Essay On 1984 And Today'S Society

Essay On 1984 And Today'S Society-62
Organizations that promote abstinence-only sex education, or want to ban artificial birth control, are the modern versions of this. In 1984, Winston Smith, after an intense round of "behavior modification" -- read: torture -- learns to love Big Brother, and the harsh world he was born into.

Organizations that promote abstinence-only sex education, or want to ban artificial birth control, are the modern versions of this. In 1984, Winston Smith, after an intense round of "behavior modification" -- read: torture -- learns to love Big Brother, and the harsh world he was born into.

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One week we're at war with Eastasia and buddies with Eurasia. There seems little to distinguish the two adversaries, and they are used primarily to keep the populace of Oceania, where Smith lives, in a constant state of fear, thereby making dissent unthinkable -- or punishable.

Today we have the so-called war on terror, with no end in sight, a generalized societal fear, suspension of certain civil liberties, and an ill-defined enemy who could be anywhere, and anything.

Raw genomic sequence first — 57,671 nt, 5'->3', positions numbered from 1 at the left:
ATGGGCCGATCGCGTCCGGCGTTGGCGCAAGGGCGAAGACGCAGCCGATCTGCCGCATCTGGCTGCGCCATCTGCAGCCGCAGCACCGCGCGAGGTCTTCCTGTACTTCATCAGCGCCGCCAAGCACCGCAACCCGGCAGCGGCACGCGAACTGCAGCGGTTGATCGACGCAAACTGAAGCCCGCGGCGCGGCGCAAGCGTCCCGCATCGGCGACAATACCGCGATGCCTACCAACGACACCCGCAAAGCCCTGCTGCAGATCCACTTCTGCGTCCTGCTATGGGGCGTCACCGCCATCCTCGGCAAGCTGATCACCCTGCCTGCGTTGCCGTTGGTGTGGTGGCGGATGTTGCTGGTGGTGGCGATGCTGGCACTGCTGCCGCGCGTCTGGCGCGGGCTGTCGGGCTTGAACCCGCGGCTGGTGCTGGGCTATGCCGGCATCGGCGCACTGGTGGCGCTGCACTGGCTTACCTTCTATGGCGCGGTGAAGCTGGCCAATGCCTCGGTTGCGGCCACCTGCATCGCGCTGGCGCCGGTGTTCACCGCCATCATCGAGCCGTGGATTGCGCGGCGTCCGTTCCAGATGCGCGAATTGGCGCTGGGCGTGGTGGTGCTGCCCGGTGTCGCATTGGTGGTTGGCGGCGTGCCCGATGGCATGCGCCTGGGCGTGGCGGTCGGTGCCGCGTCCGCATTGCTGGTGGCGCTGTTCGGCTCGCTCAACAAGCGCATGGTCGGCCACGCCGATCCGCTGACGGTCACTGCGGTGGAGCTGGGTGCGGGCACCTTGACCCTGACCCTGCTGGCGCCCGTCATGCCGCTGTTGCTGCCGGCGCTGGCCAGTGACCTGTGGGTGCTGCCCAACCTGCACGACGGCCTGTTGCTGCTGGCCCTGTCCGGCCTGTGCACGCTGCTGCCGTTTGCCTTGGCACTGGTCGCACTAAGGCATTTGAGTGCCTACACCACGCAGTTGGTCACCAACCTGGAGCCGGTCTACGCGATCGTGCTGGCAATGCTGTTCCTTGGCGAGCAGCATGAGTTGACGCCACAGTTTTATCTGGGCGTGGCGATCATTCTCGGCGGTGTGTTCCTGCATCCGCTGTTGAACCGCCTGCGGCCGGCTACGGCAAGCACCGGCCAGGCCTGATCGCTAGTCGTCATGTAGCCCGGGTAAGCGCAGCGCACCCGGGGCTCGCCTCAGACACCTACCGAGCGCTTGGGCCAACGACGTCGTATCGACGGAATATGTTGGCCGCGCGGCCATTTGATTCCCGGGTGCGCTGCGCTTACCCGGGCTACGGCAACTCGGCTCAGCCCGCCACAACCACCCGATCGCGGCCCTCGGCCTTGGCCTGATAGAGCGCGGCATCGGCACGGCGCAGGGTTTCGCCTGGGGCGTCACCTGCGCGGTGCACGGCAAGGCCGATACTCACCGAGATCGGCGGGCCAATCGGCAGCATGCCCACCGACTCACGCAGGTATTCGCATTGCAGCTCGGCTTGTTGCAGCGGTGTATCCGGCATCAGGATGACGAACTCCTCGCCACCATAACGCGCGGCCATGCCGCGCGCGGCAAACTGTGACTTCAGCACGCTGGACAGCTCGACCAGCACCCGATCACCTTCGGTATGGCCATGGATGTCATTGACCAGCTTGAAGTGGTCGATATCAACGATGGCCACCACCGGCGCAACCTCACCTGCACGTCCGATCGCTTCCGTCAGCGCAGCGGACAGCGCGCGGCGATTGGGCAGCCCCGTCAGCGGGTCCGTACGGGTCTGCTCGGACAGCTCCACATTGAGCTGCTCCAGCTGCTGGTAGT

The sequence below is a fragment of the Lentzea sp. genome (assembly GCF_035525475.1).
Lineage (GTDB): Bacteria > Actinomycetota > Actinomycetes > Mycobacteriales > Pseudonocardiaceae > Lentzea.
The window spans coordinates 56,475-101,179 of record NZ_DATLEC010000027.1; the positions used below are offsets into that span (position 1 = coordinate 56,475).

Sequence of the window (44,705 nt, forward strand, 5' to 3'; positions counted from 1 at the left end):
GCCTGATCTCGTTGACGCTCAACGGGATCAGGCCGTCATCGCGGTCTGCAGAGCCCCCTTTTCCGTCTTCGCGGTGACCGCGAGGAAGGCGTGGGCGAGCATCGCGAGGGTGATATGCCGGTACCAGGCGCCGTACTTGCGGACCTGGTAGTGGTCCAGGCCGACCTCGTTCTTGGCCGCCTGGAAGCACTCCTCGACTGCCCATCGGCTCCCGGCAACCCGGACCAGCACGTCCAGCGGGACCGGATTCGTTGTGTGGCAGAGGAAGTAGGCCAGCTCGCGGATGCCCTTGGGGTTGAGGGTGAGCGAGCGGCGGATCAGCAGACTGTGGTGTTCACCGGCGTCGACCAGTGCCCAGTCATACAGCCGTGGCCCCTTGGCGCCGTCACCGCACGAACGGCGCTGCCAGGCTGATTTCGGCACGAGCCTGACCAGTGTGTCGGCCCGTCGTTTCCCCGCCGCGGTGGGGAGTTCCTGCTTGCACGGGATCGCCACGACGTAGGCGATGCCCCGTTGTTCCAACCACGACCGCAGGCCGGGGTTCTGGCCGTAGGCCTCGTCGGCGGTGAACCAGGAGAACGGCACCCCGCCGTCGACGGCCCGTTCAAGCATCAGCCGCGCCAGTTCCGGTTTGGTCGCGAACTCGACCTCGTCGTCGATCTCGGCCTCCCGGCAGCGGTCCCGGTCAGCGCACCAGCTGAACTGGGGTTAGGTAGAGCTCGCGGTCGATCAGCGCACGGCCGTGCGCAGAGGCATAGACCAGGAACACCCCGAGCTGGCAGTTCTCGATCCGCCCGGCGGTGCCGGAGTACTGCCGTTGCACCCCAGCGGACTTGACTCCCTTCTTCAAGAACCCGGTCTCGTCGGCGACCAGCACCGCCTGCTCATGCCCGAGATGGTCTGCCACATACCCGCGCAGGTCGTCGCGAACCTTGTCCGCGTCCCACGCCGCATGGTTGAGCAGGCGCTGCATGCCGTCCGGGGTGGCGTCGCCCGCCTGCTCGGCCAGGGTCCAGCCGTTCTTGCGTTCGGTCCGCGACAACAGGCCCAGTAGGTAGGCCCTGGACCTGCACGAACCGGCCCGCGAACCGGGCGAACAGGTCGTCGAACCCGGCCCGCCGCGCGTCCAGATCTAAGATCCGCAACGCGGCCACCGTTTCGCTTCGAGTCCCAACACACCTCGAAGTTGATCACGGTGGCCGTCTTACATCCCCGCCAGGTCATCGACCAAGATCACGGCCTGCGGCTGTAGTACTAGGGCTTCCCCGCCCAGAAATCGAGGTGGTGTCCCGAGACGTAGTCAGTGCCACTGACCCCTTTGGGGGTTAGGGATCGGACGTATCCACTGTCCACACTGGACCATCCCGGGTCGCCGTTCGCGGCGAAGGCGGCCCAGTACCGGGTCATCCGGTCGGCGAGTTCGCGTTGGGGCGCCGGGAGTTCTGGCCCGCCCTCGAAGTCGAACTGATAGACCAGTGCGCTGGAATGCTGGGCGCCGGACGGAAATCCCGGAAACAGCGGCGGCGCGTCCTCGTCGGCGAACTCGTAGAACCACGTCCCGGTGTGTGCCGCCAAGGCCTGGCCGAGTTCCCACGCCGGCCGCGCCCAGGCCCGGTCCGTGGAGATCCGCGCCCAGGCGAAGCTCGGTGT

The first few pages contain all the political realities of this future society: the Police Patrol snoops in people’s windows, and Thought Police, with more insidious power, linger elsewhere.

Big Brother, the totalitarian figurehead, stares out from posters plastered throughout the city, and private telescreens broadcast the Party’s platform and its constant stream of infotainment.

Memory hole -- this is the machine used in the book to alter or disappear incriminating or embarrassing documents.

Paper shredders had been invented, but were hardly used when Orwell wrote his book, and the concept of wiping out a hard drive was years in the future. Anti-Sex League -- this was an organization set up to take the pleasure out of sex, and to make sure that it was a mechanical function used for procreation only.

Fears of terrorism have a lot to do with this, but dizzying advances in technology, and the ubiquity of social media, play a big part.

There are those who say that if you don't have anything to hide, you have nothing to be afraid of.

We live in a world that George Orwell predicted in "1984." And that realization has caused sales of the 1949, dystopian novel to spike dramatically upward recently -- a 9,000% increase at one point on

Telescreens -- in the novel, nearly all public and private places have large TV screens that broadcast government propaganda, news and approved entertainment.

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